PubDate: 2015-06-11T11:17:52.13368-05:0
      DOI: 10.1002/2015GC005803
  • New insights into the nature of debris‐avalanche deposits offshore
           Montserrat using Remotely Operated Vehicles (ROVs)
    • Authors: S.F.L. Watt; M. Jutzeler, P.J. Talling, S.N. Carey, R.S.J. Sparks, M. Tucker, A.J. Stinton, J.K. Fisher, D. Wall‐Palmer, V. Hühnerbach, S.G. Moreton
      Abstract: Submarine landslide deposits have been mapped around many volcanic islands, but interpretations of their structure, composition and emplacement are hindered by the challenges of investigating deposits directly. Here, we report on detailed observations of four landslide deposits around Montserrat collected by Remotely Operated Vehicles, integrating direct imagery and sampling with sediment‐core and geophysical data. These complementary approaches enable a more comprehensive view of large‐scale mass wasting processes around island‐arc volcanoes than has been achievable previously. The most recent landslide occurred at 11.5–14 ka (Deposit 1; 1.7 km3) and formed a radially‐spreading hummocky deposit that is morphologically similar to many subaerial debris‐avalanche deposits. Hummocks comprise angular lava and hydrothermally‐altered fragments, implying a deep‐seated, central subaerial collapse, inferred to have removed a major proportion of lavas from an eruptive period that now has little representation in the subaerial volcanic record. A larger landslide (Deposit 2; 10 km3) occurred at ∼130 ka and transported intact fragments of the volcanic edifice, up to 900 m across and over 100 m high. These fragments were rafted within the landslide, and are best exposed near the margins of the deposit. The largest block preserves a primary stratigraphy of subaerial volcanic breccias, of which the lower parts are encased in hemipelagic mud eroded from the seafloor. Landslide deposits south of Montserrat (Deposits 3 and 5) indicate the wide variety of debris‐avalanche source lithologies around volcanic islands. Deposit 5 originated on the shallow submerged shelf, rather than the terrestrial volcanic edifice, and is dominated by carbonate debris. This article is protected by copyright. All rights reserved.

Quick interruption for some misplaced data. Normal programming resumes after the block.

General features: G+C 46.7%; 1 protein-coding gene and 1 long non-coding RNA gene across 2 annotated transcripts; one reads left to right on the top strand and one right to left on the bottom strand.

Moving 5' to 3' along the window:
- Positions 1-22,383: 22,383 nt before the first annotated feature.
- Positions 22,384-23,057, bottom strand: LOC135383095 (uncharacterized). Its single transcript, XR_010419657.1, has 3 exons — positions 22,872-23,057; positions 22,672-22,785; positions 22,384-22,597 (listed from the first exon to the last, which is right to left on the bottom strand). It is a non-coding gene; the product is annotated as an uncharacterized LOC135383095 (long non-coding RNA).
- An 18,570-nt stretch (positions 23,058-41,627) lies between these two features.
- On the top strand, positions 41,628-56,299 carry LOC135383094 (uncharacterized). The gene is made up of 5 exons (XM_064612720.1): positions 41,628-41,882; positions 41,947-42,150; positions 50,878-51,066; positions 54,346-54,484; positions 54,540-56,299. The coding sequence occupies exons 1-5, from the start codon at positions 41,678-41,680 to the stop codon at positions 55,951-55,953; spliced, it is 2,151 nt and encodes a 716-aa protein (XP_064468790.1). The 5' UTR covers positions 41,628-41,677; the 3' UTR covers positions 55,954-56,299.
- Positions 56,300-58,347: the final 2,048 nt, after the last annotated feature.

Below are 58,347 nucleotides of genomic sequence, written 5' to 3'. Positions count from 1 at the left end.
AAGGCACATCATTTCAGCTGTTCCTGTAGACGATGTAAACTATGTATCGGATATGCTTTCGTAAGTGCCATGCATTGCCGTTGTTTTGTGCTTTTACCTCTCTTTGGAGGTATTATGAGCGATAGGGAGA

PubDate: 2015-06-11T11:17:43.063172-05:
      DOI: 10.1002/2015GC005781
  • Crustal‐scale degassing due to magma system destabilization and
           magma‐gas decoupling at Soufrière Hills Volcano, Montserrat
    • Authors: T.E. Christopher; J. Blundy, K. Cashman, P. Cole, M. Edmonds, P.J. Smith, R.S.J. Sparks, A. Stinton